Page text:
But the patent increases nthe incentive to produce the new drugs in the first place so there s a trade off more monopoly nreduces static efficiency. The quantity produced nbut can increase dynamic efficiency. The incentive nto do research and development this trade off applies nto other goods with high development cost nnot just pharmaceuticals information goods. Ngoods like music movies.
Computer programs. Nnew chemicals. New materials new technologies. These typically have high ndevelopment costs.
And low marginal cost nof production. And that suggests there may be npossible benefits to patent or copyright protection more generally for these types nof goods. There s a policy trade off which we always want nto keep in mind. That is lower prices today nmay generate fewer new ideas in the future nobel prize winning neconomic historian douglas north for example has argued n systematic property rights nin innovation up until fairly modern times nwas a major source of the slow pace nof technological change is there a better way nof navigating this trade off.
Perhaps. Suppose that the government nbought up a pharmaceutical patent for its total monopoly profits nand then they ripped the patent up competitors would enter nand drive the price of the drug down to marginal cost nthus. We would have static efficiency at the same time nsince. The government was paying firms ntheir monopoly profits.
We would still have lots nof incentive to do research and development ndynamic efficiency thus we could have nthe best of all worlds of course. There may be nsome downsides as well higher taxes to pay nfor..
The patent also have their own deadweight loss nand. It might be difficult to say exactly nhow much a patent is worth and there could be npossible corruption. Nevertheless. This is an idea nwe.
re thinking about and perhaps worth nexperimenting with prizes are another way nof navigating the trade off as with patent. Buyouts. Nthe. Idea.
Is that a firm is offered up front its r d. Costs. But the government nonly pays. The firm.
If it achieves a certain goal. And if that goal is achieved nthe technology goes into the public domain. Nand could be used by anyone spaceshipone for example. Nwon.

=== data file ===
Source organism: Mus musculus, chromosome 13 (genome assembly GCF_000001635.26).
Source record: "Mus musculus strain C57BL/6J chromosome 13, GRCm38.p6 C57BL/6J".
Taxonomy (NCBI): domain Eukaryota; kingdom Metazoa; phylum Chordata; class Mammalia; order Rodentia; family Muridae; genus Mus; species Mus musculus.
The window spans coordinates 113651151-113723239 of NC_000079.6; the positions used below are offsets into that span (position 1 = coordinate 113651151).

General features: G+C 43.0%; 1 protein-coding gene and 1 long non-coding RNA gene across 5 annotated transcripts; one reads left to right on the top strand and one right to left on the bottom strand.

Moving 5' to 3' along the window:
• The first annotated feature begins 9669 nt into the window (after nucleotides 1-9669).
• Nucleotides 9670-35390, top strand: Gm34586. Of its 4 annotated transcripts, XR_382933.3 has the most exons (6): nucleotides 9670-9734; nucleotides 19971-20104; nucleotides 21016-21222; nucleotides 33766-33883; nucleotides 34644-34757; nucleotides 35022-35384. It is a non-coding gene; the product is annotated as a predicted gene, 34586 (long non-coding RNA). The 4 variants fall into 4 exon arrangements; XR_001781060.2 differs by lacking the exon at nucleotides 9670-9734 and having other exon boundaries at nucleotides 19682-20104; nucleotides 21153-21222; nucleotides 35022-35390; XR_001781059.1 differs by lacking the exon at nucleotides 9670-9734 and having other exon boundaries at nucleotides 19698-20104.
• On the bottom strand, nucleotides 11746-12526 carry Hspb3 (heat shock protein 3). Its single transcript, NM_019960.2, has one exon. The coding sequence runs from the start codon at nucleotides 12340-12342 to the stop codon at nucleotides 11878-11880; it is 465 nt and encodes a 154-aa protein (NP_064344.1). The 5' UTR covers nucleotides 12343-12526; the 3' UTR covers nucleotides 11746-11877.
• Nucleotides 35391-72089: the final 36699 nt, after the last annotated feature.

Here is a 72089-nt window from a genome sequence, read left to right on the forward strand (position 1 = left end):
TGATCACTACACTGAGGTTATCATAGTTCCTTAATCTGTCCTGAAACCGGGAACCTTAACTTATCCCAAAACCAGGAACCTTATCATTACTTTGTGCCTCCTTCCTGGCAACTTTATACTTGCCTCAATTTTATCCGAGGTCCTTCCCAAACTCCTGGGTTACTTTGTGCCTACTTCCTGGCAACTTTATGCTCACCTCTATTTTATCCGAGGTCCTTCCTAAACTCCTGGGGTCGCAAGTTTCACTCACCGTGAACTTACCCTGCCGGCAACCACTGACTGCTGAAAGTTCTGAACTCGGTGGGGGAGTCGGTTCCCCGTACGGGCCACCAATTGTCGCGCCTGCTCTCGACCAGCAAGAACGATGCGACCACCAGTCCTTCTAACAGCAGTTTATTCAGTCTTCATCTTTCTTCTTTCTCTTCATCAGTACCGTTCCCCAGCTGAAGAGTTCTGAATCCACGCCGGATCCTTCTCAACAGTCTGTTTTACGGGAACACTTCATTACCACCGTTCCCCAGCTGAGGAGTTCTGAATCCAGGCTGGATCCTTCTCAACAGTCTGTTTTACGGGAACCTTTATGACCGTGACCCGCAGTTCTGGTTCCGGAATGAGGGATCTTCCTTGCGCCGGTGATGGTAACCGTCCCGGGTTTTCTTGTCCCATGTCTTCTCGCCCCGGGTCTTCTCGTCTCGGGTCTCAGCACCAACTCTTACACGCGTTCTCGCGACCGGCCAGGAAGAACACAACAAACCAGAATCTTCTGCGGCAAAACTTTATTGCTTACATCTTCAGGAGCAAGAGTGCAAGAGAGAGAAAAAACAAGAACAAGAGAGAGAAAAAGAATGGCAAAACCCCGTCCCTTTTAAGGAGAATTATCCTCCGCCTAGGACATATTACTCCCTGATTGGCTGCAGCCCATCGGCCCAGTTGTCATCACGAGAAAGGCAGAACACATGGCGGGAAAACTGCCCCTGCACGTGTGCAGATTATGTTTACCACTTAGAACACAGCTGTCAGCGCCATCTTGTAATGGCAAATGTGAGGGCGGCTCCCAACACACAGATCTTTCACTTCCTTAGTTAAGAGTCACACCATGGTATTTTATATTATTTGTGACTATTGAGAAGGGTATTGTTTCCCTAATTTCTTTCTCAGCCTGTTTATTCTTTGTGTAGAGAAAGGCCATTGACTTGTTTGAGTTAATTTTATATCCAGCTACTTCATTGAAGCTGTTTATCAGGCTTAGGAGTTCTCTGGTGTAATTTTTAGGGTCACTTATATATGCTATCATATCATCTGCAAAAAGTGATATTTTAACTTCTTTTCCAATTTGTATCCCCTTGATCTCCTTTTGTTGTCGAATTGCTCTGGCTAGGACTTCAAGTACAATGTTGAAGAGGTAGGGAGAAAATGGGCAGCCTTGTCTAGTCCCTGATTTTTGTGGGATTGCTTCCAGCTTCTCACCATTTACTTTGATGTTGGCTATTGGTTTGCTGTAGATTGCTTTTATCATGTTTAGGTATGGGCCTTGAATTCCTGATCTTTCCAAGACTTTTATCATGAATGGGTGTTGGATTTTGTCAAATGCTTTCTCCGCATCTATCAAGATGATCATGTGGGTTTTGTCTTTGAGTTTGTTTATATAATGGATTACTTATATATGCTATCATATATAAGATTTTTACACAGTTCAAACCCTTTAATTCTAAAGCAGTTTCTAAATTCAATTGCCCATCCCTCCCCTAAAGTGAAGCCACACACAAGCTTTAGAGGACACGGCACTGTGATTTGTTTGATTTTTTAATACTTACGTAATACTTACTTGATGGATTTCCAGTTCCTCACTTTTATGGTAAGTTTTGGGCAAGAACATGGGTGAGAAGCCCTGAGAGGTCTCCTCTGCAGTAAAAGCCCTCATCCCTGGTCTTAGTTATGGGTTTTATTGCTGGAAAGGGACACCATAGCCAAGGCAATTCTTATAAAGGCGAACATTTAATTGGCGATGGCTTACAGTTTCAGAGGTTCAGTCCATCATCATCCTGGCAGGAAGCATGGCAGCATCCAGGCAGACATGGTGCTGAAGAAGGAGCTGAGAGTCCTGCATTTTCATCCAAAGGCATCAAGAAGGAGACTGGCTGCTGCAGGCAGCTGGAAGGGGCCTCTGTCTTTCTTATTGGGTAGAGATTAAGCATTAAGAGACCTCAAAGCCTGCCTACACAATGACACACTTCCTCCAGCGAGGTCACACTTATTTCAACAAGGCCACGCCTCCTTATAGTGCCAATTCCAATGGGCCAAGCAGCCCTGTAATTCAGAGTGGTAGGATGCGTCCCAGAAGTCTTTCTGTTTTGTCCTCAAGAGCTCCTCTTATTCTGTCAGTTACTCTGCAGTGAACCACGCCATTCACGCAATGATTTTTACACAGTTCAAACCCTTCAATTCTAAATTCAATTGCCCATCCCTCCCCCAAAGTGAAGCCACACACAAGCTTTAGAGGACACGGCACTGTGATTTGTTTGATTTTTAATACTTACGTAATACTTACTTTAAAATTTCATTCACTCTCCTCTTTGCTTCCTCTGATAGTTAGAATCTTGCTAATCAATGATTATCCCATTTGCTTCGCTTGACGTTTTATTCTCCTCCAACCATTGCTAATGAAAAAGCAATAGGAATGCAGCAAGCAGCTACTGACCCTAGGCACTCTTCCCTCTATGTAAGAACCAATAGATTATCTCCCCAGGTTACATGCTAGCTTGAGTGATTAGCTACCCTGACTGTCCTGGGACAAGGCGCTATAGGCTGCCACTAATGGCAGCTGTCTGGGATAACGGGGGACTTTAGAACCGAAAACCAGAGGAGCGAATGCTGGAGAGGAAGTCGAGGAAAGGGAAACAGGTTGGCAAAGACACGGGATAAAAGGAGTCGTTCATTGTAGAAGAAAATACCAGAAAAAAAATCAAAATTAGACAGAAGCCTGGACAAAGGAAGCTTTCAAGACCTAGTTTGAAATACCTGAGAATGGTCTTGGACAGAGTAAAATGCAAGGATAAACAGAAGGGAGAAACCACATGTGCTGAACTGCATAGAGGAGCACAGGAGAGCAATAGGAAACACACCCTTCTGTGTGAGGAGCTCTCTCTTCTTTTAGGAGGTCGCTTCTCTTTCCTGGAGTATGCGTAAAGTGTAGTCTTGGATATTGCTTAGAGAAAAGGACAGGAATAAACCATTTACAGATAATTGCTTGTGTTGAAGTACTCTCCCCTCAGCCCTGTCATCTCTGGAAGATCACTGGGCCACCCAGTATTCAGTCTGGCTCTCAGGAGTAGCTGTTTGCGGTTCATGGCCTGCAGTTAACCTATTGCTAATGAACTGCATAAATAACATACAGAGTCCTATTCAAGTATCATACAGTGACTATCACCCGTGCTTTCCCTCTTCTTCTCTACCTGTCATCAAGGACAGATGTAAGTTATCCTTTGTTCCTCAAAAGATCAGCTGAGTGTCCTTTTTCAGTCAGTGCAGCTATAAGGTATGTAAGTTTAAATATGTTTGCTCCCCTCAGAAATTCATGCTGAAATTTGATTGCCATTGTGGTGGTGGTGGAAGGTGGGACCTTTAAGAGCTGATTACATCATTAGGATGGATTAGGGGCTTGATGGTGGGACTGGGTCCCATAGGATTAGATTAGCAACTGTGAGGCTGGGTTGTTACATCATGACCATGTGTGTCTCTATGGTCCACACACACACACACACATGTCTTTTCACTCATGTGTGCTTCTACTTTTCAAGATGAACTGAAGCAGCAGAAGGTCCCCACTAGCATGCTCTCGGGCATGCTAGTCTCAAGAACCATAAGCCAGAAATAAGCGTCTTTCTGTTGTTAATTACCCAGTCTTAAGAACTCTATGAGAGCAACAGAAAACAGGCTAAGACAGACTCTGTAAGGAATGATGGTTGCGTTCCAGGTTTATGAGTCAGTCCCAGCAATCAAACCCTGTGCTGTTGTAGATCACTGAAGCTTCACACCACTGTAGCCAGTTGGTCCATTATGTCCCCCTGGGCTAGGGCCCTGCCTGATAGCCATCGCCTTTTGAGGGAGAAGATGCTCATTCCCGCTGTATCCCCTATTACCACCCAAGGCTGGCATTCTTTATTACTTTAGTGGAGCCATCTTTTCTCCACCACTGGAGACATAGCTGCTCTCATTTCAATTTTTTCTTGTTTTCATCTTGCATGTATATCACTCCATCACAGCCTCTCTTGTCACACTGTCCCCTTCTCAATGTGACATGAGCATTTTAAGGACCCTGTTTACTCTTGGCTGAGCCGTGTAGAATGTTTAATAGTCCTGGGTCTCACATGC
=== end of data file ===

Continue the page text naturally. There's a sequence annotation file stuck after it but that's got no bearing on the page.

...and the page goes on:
10. Million for being the first privately ndeveloped manned rocket capable of reaching space nand returning in a short period of time and prizes are being used nmore. Often the government set up a prize nfor better light bulbs for example nand that worked quite. Well.
There s also a third way nof navigating the trade off you may have noticed for example nthat. So far. We ve assumed that the monopolist nmust charge. The same price to everyone is this necessarily true in some cases nthe monopolist can charge different prices nto different people price discrimination.
As we ll see in the next chapter. Nand set of lectures price discrimination explains a lot nabout..
How products are priced. And it also has some costs nand. Some benefits which we ll be discussing see you then thanks narrator. If you want nto test yourself click or if you re ready to move on njust click.
ion right you realize china isn t set up yet that s pushed your calendar. Out a little bit. Yeah. You re.
Right. So that s normally not the precursor for asking for a 25. X. On your last value.
A. Ssin i definitely understand i think just given the fact that we have 14. We think we can get to raman profitability. You know we d like to put the common probability is not attractive to an investor who s looking for a big return on their money.
So what s wrong interoperability problem profitability means the business makes enough money to buy noodles for everybody burger there oh a mine come from is called a wing dinner proper billing dinner like dinner you have more protein in your deal. But you right now are price to perfection. And i can t pay a perfect price for a company that isn t perfect right now and for that reason. I m out well.
You say hey i ve made a mistake. I m doing this i m moving to china did this if ” ..